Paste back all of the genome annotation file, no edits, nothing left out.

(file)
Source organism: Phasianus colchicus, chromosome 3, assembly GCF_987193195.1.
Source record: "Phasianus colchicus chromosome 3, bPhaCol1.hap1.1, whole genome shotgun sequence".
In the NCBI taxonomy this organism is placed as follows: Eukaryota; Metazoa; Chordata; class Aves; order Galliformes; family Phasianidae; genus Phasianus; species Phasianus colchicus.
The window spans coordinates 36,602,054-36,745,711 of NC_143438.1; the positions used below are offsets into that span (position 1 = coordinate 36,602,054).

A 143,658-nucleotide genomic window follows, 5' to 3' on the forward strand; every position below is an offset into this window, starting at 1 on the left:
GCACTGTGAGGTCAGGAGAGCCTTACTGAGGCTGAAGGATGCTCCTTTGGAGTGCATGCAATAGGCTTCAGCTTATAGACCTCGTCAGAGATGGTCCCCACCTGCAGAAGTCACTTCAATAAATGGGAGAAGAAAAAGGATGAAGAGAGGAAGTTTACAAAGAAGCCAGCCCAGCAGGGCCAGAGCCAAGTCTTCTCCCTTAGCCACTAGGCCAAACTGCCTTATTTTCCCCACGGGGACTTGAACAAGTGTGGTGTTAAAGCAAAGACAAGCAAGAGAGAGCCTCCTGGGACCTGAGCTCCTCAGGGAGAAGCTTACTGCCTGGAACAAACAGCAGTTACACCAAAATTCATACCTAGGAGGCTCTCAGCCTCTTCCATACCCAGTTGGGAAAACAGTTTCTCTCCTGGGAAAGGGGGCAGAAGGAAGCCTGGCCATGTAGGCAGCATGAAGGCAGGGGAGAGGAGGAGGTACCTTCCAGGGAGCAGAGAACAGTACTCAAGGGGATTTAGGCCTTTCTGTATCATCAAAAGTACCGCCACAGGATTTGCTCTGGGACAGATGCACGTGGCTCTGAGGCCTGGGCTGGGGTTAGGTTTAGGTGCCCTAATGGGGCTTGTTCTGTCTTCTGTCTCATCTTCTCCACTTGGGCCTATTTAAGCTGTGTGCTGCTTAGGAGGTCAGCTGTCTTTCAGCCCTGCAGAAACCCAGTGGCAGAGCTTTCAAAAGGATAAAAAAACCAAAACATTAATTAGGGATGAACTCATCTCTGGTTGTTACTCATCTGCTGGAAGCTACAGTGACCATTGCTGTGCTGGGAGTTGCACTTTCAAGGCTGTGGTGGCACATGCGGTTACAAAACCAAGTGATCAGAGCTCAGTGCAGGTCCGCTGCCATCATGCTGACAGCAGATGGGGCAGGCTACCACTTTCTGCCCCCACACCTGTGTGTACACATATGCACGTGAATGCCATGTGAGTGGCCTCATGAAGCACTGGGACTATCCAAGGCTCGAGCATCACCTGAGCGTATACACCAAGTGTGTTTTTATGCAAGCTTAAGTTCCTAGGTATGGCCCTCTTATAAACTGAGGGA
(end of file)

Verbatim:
Source organism: Phasianus colchicus, chromosome 3, assembly GCF_987193195.1.
Source record: "Phasianus colchicus chromosome 3, bPhaCol1.hap1.1, whole genome shotgun sequence".
In the NCBI taxonomy this organism is placed as follows: Eukaryota; Metazoa; Chordata; class Aves; order Galliformes; family Phasianidae; genus Phasianus; species Phasianus colchicus.
The window spans coordinates 36,602,054-36,745,711 of NC_143438.1; the positions used below are offsets into that span (position 1 = coordinate 36,602,054).

A 143,658-nucleotide genomic window follows, 5' to 3' on the forward strand; every position below is an offset into this window, starting at 1 on the left:
GCACTGTGAGGTCAGGAGAGCCTTACTGAGGCTGAAGGATGCTCCTTTGGAGTGCATGCAATAGGCTTCAGCTTATAGACCTCGTCAGAGATGGTCCCCACCTGCAGAAGTCACTTCAATAAATGGGAGAAGAAAAAGGATGAAGAGAGGAAGTTTACAAAGAAGCCAGCCCAGCAGGGCCAGAGCCAAGTCTTCTCCCTTAGCCACTAGGCCAAACTGCCTTATTTTCCCCACGGGGACTTGAACAAGTGTGGTGTTAAAGCAAAGACAAGCAAGAGAGAGCCTCCTGGGACCTGAGCTCCTCAGGGAGAAGCTTACTGCCTGGAACAAACAGCAGTTACACCAAAATTCATACCTAGGAGGCTCTCAGCCTCTTCCATACCCAGTTGGGAAAACAGTTTCTCTCCTGGGAAAGGGGGCAGAAGGAAGCCTGGCCATGTAGGCAGCATGAAGGCAGGGGAGAGGAGGAGGTACCTTCCAGGGAGCAGAGAACAGTACTCAAGGGGATTTAGGCCTTTCTGTATCATCAAAAGTACCGCCACAGGATTTGCTCTGGGACAGATGCACGTGGCTCTGAGGCCTGGGCTGGGGTTAGGTTTAGGTGCCCTAATGGGGCTTGTTCTGTCTTCTGTCTCATCTTCTCCACTTGGGCCTATTTAAGCTGTGTGCTGCTTAGGAGGTCAGCTGTCTTTCAGCCCTGCAGAAACCCAGTGGCAGAGCTTTCAAAAGGATAAAAAAACCAAAACATTAATTAGGGATGAACTCATCTCTGGTTGTTACTCATCTGCTGGAAGCTACAGTGACCATTGCTGTGCTGGGAGTTGCACTTTCAAGGCTGTGGTGGCACATGCGGTTACAAAACCAAGTGATCAGAGCTCAGTGCAGGTCCGCTGCCATCATGCTGACAGCAGATGGGGCAGGCTACCACTTTCTGCCCCCACACCTGTGTGTACACATATGCACGTGAATGCCATGTGAGTGGCCTCATGAAGCACTGGGACTATCCAAGGCTCGAGCATCACCTGAGCGTATACACCAAGTGTGTTTTTATGCAAGCTTAAGTTCCTAGGTATGGCCCTCTTATAAACTGAGGGA